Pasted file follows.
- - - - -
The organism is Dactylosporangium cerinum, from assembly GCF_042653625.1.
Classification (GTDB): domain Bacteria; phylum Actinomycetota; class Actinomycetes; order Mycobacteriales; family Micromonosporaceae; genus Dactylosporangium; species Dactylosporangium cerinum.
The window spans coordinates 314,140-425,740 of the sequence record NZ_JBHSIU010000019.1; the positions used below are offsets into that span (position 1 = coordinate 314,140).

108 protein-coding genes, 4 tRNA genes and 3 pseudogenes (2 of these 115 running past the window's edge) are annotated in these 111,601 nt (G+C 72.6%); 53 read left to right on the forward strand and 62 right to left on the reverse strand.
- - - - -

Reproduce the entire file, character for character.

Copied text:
The organism is Dactylosporangium cerinum, from assembly GCF_042653625.1.
Classification (GTDB): domain Bacteria; phylum Actinomycetota; class Actinomycetes; order Mycobacteriales; family Micromonosporaceae; genus Dactylosporangium; species Dactylosporangium cerinum.
The window spans coordinates 314,140-425,740 of the sequence record NZ_JBHSIU010000019.1; the positions used below are offsets into that span (position 1 = coordinate 314,140).

108 protein-coding genes, 4 tRNA genes and 3 pseudogenes (2 of these 115 running past the window's edge) are annotated in these 111,601 nt (G+C 72.6%); 53 read left to right on the forward strand and 62 right to left on the reverse strand.